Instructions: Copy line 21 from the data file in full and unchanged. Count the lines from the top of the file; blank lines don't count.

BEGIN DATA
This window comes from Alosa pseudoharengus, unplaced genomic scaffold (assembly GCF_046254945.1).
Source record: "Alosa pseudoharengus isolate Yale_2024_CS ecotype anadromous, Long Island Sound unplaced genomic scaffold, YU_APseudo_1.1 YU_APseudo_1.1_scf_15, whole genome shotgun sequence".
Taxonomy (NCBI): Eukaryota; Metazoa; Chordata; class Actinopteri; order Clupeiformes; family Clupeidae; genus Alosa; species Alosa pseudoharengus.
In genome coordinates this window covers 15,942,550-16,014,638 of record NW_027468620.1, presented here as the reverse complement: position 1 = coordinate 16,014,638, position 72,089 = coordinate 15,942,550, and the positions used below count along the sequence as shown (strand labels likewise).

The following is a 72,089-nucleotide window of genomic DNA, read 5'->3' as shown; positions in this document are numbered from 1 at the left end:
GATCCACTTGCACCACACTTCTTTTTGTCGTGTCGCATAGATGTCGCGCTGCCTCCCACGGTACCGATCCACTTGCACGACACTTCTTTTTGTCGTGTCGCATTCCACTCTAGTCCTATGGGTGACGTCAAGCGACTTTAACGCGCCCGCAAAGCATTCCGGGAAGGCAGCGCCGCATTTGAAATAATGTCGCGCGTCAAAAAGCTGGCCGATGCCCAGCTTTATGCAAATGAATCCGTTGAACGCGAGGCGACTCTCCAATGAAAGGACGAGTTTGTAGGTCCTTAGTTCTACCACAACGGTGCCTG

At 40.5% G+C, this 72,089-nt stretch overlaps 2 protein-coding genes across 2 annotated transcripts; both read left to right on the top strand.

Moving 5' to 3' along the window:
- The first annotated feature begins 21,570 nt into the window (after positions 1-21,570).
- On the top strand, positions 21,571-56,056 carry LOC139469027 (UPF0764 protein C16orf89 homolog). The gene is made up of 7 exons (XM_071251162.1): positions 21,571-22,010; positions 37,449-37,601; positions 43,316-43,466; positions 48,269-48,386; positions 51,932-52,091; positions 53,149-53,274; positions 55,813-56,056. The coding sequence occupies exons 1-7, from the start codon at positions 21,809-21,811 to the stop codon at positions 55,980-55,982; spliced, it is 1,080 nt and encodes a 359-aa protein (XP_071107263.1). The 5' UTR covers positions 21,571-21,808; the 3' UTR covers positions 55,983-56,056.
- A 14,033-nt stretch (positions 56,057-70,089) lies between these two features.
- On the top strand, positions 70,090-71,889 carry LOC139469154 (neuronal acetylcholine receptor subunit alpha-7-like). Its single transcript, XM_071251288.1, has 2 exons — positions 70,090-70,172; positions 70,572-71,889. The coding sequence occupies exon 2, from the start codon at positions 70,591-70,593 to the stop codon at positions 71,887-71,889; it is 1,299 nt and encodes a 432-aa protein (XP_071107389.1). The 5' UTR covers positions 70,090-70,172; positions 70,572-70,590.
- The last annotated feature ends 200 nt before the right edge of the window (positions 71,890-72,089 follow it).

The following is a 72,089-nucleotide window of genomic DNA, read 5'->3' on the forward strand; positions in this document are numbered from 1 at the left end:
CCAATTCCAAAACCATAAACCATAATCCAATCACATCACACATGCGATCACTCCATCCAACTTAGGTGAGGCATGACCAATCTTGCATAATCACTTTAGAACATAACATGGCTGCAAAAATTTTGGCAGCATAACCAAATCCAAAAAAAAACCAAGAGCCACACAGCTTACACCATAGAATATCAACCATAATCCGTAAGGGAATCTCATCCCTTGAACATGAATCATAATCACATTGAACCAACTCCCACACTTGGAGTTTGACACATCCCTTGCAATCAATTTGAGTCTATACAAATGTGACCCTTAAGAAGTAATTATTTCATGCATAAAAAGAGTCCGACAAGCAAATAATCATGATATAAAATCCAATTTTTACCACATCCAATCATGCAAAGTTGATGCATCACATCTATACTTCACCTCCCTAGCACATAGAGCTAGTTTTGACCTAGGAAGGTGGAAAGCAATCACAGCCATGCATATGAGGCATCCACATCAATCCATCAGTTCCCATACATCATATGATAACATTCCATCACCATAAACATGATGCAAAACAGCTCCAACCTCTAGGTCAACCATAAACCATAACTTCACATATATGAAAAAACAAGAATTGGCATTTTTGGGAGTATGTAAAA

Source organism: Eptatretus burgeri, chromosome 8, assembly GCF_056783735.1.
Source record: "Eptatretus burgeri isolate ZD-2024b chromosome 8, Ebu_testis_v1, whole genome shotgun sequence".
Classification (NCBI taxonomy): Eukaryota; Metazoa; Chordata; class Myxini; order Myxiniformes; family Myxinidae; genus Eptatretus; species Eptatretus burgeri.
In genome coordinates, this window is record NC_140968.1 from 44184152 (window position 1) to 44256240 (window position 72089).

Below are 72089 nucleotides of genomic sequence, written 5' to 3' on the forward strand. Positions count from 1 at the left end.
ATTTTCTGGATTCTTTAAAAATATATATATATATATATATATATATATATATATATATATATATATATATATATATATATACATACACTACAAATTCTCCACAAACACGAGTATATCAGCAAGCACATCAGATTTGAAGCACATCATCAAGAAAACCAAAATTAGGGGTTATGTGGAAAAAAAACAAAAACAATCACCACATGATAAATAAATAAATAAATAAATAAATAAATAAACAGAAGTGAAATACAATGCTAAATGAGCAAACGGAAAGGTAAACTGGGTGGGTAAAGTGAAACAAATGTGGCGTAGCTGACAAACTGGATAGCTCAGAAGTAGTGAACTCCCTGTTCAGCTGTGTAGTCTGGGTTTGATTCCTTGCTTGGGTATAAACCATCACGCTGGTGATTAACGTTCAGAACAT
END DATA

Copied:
ATTTTCTGGATTCTTTAAAAATATATATATATATATATATATATATATATATATATATATATATATATATATATATATATACATACACTACAAATTCTCCACAAACACGAGTATATCAGCAAGCACATCAGATTTGAAGCACATCATCAAGAAAACCAAAATTAGGGGTTATGTGGAAAAAAAACAAAAACAATCACCACATGATAAATAAATAAATAAATAAATAAATAAATAAACAGAAGTGAAATACAATGCTAAATGAGCAAACGGAAAGGTAAACTGGGTGGGTAAAGTGAAACAAATGTGGCGTAGCTGACAAACTGGATAGCTCAGAAGTAGTGAACTCCCTGTTCAGCTGTGTAGTCTGGGTTTGATTCCTTGCTTGGGTATAAACCATCACGCTGGTGATTAACGTTCAGAACAT